Pele was paid $120K by a major sneaker company to bend down at midfield and tie his shoe before a 1970 World Cup match ... giving birth to a bitter feud between Puma and Adidas!
Pele's death has unearthed all kinds of stories about the soccer legend, who died Thursday at the age of 82, following a lengthy battle with colon cancer ... including when the greatest player ever was paid the equivalent of $1 million (in 2022 w/ inflation) to tie a Puma soccer cleat, according to Joe Pompliano, who told the story.
It all started in 1924 when Adolf and Rudolf Dassler started a shoe company, Dassler Brothers Shoe Factory. The shoemaker was successful, and Jesse Owenseven wore their brand during the 1936 Olympics in Berlin, where Owens dominated in front of Hitler, winning 4 gold medals.
But, by 1948, the brothers had a falling out and decided to go their own way ... each starting a sneaker company of their own. Adolf created Adidas and Rudolf, Puma. The brothers swore to never do business with one another.
Things changed in the late 60s when the brothers buried the hatchet and began communicating again, all in the interest of self-preservation. Adolf and Rudolf made a "Pele pact," an agreement that both companies would stay away from Pele, the biggest sports star in the world, fearing a sponsorship negotiation could bankrupt both companies.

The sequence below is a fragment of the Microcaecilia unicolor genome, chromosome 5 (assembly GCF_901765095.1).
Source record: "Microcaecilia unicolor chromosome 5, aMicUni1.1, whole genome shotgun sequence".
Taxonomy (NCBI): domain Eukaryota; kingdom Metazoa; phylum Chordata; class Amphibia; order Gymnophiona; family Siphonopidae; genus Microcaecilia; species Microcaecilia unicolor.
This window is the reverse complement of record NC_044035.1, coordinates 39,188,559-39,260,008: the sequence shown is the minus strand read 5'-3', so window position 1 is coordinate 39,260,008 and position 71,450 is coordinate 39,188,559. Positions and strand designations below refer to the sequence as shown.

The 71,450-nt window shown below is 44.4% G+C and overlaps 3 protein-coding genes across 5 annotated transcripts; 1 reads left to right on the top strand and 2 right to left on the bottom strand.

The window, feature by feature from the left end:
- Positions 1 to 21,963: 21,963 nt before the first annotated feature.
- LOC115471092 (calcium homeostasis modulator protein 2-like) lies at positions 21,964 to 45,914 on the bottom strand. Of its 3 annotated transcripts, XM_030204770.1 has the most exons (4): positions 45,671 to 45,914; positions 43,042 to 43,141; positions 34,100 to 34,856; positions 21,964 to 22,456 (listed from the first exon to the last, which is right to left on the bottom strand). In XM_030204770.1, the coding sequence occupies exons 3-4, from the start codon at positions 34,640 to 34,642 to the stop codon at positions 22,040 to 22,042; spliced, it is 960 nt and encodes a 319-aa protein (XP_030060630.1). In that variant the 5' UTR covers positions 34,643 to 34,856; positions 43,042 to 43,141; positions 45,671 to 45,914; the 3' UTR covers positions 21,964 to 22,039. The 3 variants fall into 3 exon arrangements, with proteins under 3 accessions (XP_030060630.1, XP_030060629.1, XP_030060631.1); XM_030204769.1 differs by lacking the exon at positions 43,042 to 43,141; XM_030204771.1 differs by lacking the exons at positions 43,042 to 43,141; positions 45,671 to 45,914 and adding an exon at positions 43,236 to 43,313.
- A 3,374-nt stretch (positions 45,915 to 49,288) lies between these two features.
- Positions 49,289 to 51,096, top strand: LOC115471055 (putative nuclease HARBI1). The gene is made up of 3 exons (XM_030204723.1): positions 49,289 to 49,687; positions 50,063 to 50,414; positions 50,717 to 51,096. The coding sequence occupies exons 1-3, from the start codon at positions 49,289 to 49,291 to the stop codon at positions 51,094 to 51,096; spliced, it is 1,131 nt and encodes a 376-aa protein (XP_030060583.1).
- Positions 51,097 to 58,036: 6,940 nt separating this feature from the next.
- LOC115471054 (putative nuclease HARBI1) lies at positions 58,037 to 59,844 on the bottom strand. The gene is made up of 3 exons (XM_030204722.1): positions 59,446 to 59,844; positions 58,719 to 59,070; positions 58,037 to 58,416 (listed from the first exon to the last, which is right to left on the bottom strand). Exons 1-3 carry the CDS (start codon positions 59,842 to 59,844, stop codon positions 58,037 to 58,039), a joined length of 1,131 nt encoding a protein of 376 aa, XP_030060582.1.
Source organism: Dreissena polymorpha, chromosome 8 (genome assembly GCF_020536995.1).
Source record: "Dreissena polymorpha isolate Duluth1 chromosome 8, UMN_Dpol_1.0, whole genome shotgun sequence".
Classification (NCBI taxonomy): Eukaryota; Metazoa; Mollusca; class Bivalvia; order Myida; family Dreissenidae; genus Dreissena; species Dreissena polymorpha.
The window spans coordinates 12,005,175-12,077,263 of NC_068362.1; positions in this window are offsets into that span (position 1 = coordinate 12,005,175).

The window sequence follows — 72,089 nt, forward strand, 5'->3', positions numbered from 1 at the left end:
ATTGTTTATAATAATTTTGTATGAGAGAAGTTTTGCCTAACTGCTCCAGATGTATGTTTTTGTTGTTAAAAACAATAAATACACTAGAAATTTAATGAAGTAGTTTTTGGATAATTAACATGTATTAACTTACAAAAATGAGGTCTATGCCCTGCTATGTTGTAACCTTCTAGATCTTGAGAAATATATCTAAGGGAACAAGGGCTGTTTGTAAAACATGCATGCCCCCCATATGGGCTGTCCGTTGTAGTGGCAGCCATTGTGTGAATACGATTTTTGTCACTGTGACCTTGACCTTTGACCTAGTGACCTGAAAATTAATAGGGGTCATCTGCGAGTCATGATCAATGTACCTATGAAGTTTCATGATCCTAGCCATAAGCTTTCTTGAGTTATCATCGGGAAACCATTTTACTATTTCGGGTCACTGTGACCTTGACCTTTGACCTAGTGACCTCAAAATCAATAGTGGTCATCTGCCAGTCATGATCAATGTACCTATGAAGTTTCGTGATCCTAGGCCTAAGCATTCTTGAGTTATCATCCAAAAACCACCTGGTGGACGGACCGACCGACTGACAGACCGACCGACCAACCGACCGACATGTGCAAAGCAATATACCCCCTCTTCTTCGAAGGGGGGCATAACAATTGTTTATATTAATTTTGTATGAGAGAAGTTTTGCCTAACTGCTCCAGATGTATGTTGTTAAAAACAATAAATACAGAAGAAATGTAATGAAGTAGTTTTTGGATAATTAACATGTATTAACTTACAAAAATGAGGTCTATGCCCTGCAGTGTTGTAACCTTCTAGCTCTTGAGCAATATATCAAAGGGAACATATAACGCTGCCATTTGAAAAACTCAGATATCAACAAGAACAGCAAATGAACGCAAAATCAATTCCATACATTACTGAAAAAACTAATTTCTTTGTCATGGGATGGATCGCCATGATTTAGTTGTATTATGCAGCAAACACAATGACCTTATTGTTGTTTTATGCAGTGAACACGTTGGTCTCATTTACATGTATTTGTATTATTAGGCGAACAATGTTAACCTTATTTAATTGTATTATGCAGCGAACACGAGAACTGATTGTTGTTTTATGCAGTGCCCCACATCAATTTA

Unfortunately for Adidas, Puma didn't exactly abide by the pact. Prior to a World Cup quarterfinal match in 1970 between Peru and Pele's Brazil, Puma paid the soccer superstar $120K to walk toward midfield just before the start of the game, bend down, and tie his Puma shoe.
Of course, Puma wanted to capture the moment on video ... so to ensure they didn't miss the moment, the shoewear company reportedly went as far as to pay the cameraman!
Brazil beat Peru ... and ended up winning the entire World Cup. It was Pele's record third.
The Pele-Puma partnership didn't come to an end with the '70 WC ... the deal was a smash success for everyone involved.
In the end, Adidas and Puma became two of the biggest shoe sellers in the world, and Pele, arguably, the greatest soccer player to ever step foot on a pitch.